By PAN PYLAS, Associated Press
LONDON (AP) — North American businesses led a global increase in corporate deals during the second quarter, offsetting another decline in crisis-afflicted Europe, a consultancy said Wednesday.
In its quarterly tracker of mergers and acquisitions, or M&A, Ernst & Young found that the volume of announced deals in the second quarter rose by 10 percent from the previous three-month period. That increase followed four straight quarters of decline.
North America saw a 13 percent increase in quarterly bid volumes but activity in the 17-country eurozone remained weak. There, volumes were down 17 percent as the single currency bloc was buffeted by continued market volatility and increased political instability, particularly in Greece. The level of activity in the eurozone was the lowest since Ernst & Young started monitoring M&A levels at the start of 2010.
"Ongoing market uncertainty has clearly restrained eurozone M&A activity in Q2 of 2012," said Dave Murray, European M&A markets partner at Ernst & Young. "That said, the small upswing in average bid value and a strong pipeline of mega deals could indicate an increasing level of potential confidence."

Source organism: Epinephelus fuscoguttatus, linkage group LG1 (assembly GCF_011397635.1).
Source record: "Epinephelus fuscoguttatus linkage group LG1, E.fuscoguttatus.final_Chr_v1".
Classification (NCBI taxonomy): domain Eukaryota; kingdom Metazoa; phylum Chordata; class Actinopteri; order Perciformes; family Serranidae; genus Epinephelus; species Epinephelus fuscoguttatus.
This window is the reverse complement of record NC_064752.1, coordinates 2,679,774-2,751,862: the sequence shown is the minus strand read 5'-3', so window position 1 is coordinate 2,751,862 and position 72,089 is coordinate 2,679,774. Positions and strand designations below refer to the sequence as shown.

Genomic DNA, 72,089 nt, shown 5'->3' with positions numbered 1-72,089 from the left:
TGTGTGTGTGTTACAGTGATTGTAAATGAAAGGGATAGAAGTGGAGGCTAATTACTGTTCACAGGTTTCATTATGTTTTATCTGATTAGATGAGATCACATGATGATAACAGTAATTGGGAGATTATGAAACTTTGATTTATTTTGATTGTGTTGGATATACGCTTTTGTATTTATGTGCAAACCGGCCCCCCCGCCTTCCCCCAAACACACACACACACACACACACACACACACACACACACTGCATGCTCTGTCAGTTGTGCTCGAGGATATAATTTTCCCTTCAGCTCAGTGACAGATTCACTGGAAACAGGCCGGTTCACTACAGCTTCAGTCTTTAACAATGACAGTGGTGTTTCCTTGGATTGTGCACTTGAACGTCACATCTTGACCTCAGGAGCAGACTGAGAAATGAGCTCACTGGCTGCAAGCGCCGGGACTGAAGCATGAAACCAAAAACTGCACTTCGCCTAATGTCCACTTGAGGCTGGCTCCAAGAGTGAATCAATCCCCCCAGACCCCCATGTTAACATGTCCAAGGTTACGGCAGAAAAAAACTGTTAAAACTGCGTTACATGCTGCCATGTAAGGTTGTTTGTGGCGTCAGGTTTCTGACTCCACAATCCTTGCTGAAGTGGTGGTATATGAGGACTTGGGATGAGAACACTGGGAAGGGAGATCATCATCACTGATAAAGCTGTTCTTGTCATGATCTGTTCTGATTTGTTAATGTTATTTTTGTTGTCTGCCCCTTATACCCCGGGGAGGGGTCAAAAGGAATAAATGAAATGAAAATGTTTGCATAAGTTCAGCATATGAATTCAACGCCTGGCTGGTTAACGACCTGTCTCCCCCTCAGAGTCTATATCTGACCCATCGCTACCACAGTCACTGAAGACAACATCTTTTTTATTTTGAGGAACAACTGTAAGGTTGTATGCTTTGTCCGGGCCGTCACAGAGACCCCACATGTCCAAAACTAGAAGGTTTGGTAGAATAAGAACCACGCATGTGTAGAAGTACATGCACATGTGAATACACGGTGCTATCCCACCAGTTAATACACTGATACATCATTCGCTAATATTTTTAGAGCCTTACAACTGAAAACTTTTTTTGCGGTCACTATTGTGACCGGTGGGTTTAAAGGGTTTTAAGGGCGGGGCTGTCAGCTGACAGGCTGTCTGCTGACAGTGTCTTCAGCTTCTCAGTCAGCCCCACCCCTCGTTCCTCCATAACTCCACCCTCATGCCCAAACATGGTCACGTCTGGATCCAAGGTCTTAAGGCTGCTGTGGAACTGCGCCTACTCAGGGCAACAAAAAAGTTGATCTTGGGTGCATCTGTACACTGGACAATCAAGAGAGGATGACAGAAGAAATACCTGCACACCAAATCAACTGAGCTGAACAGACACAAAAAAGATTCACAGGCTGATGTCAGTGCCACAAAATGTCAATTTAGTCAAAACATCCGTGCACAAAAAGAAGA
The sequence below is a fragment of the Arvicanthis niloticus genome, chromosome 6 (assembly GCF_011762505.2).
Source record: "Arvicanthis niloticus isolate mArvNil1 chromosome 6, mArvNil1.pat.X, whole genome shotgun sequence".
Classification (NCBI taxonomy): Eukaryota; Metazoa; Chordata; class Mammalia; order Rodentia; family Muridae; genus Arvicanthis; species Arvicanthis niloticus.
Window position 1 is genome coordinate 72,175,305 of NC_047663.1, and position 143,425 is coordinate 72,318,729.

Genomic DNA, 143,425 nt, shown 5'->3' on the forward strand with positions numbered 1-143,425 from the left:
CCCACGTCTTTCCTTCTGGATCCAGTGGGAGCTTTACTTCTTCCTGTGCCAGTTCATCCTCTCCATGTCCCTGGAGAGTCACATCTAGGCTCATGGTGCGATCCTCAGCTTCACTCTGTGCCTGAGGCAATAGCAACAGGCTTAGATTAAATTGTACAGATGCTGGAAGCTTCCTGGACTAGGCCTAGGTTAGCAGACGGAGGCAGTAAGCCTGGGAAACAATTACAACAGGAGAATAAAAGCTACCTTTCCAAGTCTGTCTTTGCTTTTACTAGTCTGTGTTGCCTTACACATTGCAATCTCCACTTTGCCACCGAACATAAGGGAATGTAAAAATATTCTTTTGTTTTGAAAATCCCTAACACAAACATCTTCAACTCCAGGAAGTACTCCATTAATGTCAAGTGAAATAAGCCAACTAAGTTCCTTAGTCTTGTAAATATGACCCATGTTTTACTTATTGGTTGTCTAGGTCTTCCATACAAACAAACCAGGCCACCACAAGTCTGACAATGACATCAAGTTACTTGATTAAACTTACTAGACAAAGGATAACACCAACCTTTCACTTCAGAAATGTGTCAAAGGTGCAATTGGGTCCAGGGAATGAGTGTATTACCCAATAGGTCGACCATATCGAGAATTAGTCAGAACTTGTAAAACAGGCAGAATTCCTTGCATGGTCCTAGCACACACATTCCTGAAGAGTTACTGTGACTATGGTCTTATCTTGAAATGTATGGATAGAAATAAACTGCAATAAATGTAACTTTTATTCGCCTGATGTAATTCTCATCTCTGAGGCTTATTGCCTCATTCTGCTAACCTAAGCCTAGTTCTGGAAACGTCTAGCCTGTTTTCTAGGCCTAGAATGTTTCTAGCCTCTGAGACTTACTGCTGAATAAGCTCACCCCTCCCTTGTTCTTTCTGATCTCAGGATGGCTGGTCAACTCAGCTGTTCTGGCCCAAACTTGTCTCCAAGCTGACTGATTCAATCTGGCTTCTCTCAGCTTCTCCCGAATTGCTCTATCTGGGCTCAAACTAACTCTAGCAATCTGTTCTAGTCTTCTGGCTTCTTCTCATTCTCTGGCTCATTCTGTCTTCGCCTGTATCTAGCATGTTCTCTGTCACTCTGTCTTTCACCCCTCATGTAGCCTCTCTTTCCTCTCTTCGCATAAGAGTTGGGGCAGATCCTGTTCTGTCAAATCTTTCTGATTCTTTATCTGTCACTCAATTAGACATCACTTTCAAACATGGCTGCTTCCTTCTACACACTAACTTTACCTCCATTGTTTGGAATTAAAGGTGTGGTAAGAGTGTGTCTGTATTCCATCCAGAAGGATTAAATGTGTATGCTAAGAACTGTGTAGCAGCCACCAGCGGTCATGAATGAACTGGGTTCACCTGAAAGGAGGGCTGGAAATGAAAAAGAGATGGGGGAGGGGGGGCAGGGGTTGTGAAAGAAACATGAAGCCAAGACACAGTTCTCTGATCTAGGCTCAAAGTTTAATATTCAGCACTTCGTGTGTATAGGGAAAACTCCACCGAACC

Notable deals announced during the quarter included Nestle's $11.9 billion offer for children's food maker Pfizer Nutrition and global power provider Eaton Corp.'s $11.5 billion offer for electrical equipment maker Cooper Industries.
Despite the improvement, Ernst & Young said global M&A volumes during the quarter were still at their second lowest since the first quarter of 2010, when the Greek debt crisis first flared up. And though the value of bids increased by 18 percent on a quarterly basis, the average was still 22 percent below the same period the year before.
The survey also showed that the economic uncertainty around the world has made it more difficult for firms to complete their deals.
"Fewer transactions have closed in the quarter during which they were announced," said Murray. "Deals are taking longer and becoming increasingly difficult to complete, which increases the need for careful planning and diligence."
Murray said monitoring the progress of deals over the coming months will be an important gauge of the state of the global economy.
"If these deals do get across the line, we can infer a return in market confidence and renewed appetite to get deals done," he said.
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